K.ingsley Unveils New Ready-to-Wear Collection With Expansion Into Accessories

Kingsley Gbadegesin is unveiling a new, expanded K.ingsley ready-to-wear collection today, while also debuting the label’s first accessories. Since launching only nine months ago, the Brooklyn-based LGBTQ designer has gained momentum quickly due to his signature, enticing gender non-conforming tank tops and brand’s overall mission to educate, celebrate, uplift and advance liberation for the Black and trans communities.

A look from K.ingsley’s Collection 1, Act 1 

“At the very beginning of launching the brand, people just kept asking for more. It was very humbling. Everybody wanted full looks, but I didn’t have proper infrastructure or knowledge,” Gbadegesin explained over Zoom. Fast forward to now, the designer is ready to unveil an expanded, elevated rtw collection and the first accessories assortment (jewelry and footwear, both of which are produced in Italy).

Within “Collection 1, Act 1,” a message of duality (two identities, transformational qualities from day to night) imbues the New York-made rtw, from tailored trousers with dual-pocket and cuff details or intriguingly tailored shirting. The spirit of K.ingsley’s signature tank evolved into these crisp, cool shirts (with panel details or exposed backs), as well as new tank interpretations and long sleeve, welted tops. Newness also came in the form of luxe, cozy knits (a cardigan and recycled wool crewneck jumper).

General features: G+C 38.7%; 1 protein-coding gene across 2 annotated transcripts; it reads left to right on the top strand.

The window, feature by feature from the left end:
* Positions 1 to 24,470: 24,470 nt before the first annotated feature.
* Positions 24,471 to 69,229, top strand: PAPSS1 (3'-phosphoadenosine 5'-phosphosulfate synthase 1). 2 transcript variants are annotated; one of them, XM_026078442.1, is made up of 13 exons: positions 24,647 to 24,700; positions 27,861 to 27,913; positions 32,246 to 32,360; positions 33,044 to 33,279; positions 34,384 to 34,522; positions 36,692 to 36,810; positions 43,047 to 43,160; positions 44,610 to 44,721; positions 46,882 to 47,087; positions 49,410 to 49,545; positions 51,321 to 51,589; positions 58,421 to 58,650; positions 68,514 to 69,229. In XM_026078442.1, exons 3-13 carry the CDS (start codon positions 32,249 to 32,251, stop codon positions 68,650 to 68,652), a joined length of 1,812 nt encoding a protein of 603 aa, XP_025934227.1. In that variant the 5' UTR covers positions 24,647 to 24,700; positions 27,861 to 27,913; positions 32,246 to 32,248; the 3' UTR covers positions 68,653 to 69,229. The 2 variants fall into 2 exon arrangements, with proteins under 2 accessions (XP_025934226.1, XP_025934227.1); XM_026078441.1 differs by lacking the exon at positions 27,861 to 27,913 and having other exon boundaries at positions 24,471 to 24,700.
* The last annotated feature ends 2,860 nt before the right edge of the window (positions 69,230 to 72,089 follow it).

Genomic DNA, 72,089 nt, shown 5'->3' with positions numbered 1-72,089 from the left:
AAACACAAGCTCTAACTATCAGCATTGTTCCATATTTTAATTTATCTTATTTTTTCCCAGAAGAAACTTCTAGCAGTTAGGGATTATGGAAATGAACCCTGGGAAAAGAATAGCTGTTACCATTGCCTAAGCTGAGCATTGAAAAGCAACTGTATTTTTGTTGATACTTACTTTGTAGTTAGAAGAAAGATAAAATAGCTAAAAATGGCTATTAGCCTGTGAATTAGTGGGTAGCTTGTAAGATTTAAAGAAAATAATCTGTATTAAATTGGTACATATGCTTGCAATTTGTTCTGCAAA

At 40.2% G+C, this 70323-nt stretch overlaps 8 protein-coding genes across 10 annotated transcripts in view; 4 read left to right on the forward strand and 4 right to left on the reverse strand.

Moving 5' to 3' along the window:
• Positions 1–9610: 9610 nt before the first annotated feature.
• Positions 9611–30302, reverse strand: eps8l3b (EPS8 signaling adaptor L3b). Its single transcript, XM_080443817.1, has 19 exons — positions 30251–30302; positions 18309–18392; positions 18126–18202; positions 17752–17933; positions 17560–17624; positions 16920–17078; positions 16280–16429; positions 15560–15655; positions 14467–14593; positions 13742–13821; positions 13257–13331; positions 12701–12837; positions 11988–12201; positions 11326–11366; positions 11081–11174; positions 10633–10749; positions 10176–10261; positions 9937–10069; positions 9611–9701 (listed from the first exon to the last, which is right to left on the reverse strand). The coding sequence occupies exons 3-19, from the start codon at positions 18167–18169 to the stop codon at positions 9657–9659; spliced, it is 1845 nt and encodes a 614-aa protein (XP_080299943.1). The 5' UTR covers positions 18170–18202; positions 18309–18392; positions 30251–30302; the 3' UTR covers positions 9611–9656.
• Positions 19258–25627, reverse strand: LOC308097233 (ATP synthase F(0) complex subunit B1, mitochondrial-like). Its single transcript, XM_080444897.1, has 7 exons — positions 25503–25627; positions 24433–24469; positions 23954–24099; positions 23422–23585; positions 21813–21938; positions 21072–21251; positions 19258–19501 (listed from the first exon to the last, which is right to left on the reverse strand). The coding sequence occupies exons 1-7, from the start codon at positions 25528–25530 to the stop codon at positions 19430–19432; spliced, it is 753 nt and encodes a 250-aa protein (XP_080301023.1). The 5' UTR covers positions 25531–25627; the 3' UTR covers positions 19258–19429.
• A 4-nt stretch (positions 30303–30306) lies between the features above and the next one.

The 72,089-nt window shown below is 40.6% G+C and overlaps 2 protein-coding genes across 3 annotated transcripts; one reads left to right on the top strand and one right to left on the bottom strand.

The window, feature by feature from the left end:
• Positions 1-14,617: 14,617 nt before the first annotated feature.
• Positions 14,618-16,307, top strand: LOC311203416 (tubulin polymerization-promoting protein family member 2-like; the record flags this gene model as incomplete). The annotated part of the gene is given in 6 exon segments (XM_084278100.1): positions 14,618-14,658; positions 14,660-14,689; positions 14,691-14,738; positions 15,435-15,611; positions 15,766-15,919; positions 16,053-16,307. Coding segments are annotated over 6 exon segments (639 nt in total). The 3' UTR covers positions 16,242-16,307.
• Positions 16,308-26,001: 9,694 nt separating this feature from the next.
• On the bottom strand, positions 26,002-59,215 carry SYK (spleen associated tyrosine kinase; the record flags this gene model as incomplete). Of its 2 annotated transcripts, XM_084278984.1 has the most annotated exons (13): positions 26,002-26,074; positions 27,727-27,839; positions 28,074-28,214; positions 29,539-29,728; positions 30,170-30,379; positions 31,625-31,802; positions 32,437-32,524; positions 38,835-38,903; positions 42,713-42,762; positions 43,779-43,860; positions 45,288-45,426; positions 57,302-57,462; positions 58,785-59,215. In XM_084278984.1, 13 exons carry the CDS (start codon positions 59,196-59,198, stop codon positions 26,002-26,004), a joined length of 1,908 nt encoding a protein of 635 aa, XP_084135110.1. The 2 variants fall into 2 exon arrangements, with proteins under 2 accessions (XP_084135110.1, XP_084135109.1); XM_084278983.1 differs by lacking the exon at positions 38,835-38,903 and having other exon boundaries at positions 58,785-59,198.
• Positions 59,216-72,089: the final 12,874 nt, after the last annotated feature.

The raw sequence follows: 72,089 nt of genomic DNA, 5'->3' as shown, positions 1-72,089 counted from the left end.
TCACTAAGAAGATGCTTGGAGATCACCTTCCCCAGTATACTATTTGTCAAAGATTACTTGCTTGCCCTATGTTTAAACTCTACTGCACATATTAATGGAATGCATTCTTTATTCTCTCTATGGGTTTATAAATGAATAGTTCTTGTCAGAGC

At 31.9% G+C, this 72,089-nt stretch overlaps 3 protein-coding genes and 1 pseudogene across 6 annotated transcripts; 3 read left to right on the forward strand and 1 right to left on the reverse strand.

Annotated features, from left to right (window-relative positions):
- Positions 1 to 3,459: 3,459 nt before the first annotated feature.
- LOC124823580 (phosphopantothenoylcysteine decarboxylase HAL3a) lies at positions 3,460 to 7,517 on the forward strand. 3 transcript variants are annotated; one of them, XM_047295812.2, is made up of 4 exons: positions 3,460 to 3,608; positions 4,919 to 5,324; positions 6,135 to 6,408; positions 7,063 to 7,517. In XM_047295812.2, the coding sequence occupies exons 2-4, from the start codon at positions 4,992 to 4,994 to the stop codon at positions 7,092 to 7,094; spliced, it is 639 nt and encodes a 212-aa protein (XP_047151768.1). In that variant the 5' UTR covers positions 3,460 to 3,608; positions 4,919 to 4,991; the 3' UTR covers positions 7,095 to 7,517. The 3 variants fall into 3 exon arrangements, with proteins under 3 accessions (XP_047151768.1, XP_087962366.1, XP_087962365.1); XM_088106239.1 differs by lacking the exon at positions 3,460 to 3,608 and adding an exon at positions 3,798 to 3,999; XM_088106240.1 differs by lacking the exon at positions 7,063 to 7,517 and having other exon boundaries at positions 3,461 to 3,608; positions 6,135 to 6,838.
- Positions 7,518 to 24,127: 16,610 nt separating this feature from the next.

A look from K.ingsley’s Collection 1, Act 1 Courtesy Image

The look is overall classic, but with a super fresh, modern elan, priced accessibly between $180 to $790. Brass-dipped enamel jewelry, $290 to $890, delightfully accompanies the looks while Gbadegesin’s debut footwear style — a calf leather boot — grounds them. A singular look — a white cropped trouser and sleeveless shirt — is available today for preorder on the brand’s e-commerce, with the rest of the collection slated to launch in September.

“I really trying to make sure my community can see itself in this space, along with the likes of [luxury designers]. These brands, they’re a big purchase and aspiring. I want to create this space that, ‘you are deserving, you are worthy, to be and to take up space, in this space.’ And at the end of the day, to give well-made clothes that’s not out of reach.”

Source: Read Full Article